Posted in Literature

This Land is Your Town, This Play is Our Town

This plug is shameless, so get over it.

If you keep up with my life on any form of social media, then you’ll know that right now, I am in the middle of tech week for a production of Thornton Wilder’s Pulitzer prize-winning play, Our Town. So this week, I decided to give you a sort of “sneak peak, background, behind-the-scenes” look at what makes this play so groundbreaking and unique.

First of all, though I hate to borrow such a cliche line: it’s not like other plays. There are no props. No discernible set pieces. Every movement is pantomimed on stage in real time. The play itself is narrated by the “stage manager,” who directly addresses both the audience and the characters without changing the course of the story.

Post-modern art: where very little is “real.”


But here’s what happens: in a play without sets or props, the audience can focus on the behavior of the characters. At least in my experience, this technique is less about “creating truth” and more about stripping away the unnecessary details so that only the heart of the story remains.

Our Town is the story of a Grover’s Corners, New Hampshire an the people who live there. Most of the play specifically focuses on two families who live as next-door neighbors: the Gibbs and the Webbs. Each of the three acts represents one day in the lives of these people, spread over a number of years; each one also offers a new perspective on what it means to be alive.

What’s amazing is how even though the play technically takes place at the turn of the twentieth century, the events and themes of each act still resonate today. It shows how every person, from the beginning of time, has felt the same wants, fears, and longings, even if we express them in different ways today.

For example, I play Mrs. Gibbs. There’s something surreal about walking on stage as a single 22 year-old college student expected to play a woman in her mid-thirties with two nearly-grown children and a husband and house of her own. In terms of emotional complexity, I would say that this has been one of the most interesting roles I’ve had to date.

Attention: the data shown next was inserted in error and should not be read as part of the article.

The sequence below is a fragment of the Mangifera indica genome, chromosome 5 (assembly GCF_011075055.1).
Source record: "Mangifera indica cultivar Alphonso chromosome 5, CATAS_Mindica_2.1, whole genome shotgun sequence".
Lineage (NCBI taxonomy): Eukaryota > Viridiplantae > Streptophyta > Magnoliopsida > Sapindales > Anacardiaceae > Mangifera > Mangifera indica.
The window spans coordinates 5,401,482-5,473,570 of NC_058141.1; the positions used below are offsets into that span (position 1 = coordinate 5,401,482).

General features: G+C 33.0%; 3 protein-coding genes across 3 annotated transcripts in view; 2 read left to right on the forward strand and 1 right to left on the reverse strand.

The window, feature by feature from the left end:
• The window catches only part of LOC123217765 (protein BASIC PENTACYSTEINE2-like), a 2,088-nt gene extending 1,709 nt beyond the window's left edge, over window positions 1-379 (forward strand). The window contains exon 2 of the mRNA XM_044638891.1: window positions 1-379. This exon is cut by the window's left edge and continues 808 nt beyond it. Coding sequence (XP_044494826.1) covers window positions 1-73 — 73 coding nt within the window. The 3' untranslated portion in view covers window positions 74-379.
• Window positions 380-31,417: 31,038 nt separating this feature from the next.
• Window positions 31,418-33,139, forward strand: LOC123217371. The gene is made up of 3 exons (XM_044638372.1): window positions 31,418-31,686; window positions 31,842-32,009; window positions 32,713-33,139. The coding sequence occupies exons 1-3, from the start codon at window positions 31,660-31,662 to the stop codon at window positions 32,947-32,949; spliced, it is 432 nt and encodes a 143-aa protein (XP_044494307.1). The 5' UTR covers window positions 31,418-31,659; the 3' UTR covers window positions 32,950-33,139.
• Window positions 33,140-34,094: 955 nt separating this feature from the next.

Including the time I was a radio.

You heard me.

Just. A. Radio.


In any case, what inspire me the most is knowing that every time I walk on stage, I am representing someone from the past. More than that, I am representing someone who very well could have been me, or even one of my ancestors, which is a powerful thing.

I don’t pretend to come from any form of “interesting stock.” Let’s face it, in an area populated by the descendants of Dutch, German, and Polish immigrants, most of our histories sound the same, and mine is no exception. But I do think that each family, even the uninteresting ones, have their own stories and legacies handed down that make them more unique.

In my family, we come from farmers. Earlier this year, my mom pointed out at a family dinner that maybe this is why she loves to garden, why we might feel a stronger “connection” to the country and the earth. My grandmother’s family came from cotton pickers in Arkansas; my grandfather’s family were Swiss farmers from Pennsylvania. To say that farming is “in my blood” might be an understatement.

So when Mrs. Gibbs walks onstage to feed her chickens, I think about the women my family who did the same. She pumps water into her sink; I wonder what their sinks would have looked like. I watch my “children” go off to school and think of how much education they received, or if they liked school as much I did.

Their days and our days are not so far removed. Their struggles are our struggles. Their fears are our fears. These are, in fact, the ties that bind. Though we live in the future, and we know how the story ends, we can still look back and see ourselves in the people how they lived, how they loved, and how they died.

Come and see me at Cornerstone University’s production of Our Town on March 31 and April 1. I promise you’ll have a good time. And you won’t cry.



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